In 31 states, at least 40 percent of high school seniors took the ACT. But more than half of students met three or more of the test benchmarks in only two of those states, the report said. In eight of the states, from 40 percent to 49 percent of graduates met three or four of the goals.

“In no state did more than 56 percent of ACT-tested graduates meet three or four benchmarks,” the report said. The scores closely correlated with the schools the students attended, the courses they took, the grades they earned, and their parents’ education, which is often a proxy for income.

This year’s tested group is the most diverse in the test company’s history, Erickson said.

Duncan said increasing diversity shows more students are taking steps to apply to college. But most minority students fared far worse than their white and Asian peers. Fewer than half of African-American, Hispanic and American Indian students met any of the benchmarks. The report said students across these ethnic groups generally have similar educational aspirations.

“Eighty-eight percent of the students want to go on to some significant higher education, but their skill level suggests they’re going to have some issues there,” Erickson said.

The report does not link students’ scores to their life outcomes, which means it is impossible to know for sure whether these benchmarks are related to economic productivity. Erickson said the ACT is working to connect that data.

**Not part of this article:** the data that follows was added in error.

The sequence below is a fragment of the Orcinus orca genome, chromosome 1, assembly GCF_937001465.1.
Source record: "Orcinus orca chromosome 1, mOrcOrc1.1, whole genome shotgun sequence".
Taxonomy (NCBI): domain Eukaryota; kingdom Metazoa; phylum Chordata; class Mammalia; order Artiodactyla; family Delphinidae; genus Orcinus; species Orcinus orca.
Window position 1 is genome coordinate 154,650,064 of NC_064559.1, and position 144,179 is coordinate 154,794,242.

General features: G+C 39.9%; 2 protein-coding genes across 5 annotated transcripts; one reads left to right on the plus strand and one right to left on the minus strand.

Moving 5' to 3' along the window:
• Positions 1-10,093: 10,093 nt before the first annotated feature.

ACT’s methodology has some skeptics.

“It’s like pointing a shotgun at a football field,” said Anthony Carnevale, a Georgetown University professor whose research on workforce skills has been cited by Duncan and other Common Core proponents. “The things mentioned in the ACT subject exams don’t show up in tasks and activities of jobs. Any jobs. The one place where you’ll need to know Algebra II is if you’re teaching it.”

The report’s premise, Carnevale added, is an example of correlation and not causation. “If you take these courses, you are more likely to go to college, because the colleges require you to take these courses,” Carnevale said. “And if you do well in high school and on the ACT, you go to college. And if you graduate from college, you’re more likely to get a job. But these are all procedural requirements.”

That system, Carnevale added, reproduces the privilege and disadvantages inherent in class and race. “The relationship between your ACT score and job skills is just not there,” he said.


ACT’s Low College Readiness Rate Foreshadows Common Core Shock.


“JFG is a program designed to help students prepare for their future and teach them the skills needed to obtain a career. I can honestly say that JFG did all that and some more for me.”

She went into the JFG class thinking she wanted to be an Anesthesiologist. With the help of her Coach, Keachia Bowers, she left JFG knowing she would be an Anesthesiologist.

Busie also paired with a mentor who has become an important part of her success. Keachia says that Busie is a “force to be reckoned with” and we certainly agree. Today, Busie is a Senior at Piper High School, scoring a 1450 on her SAT & has loaded up on AP courses while interning at Broward General Hospital.

“JFG also taught me about myself and encouraged me to follow my dreams no matter what. Also, that goals and ambitions can become reality and I am so appreciative that I was chosen to have been in that program.”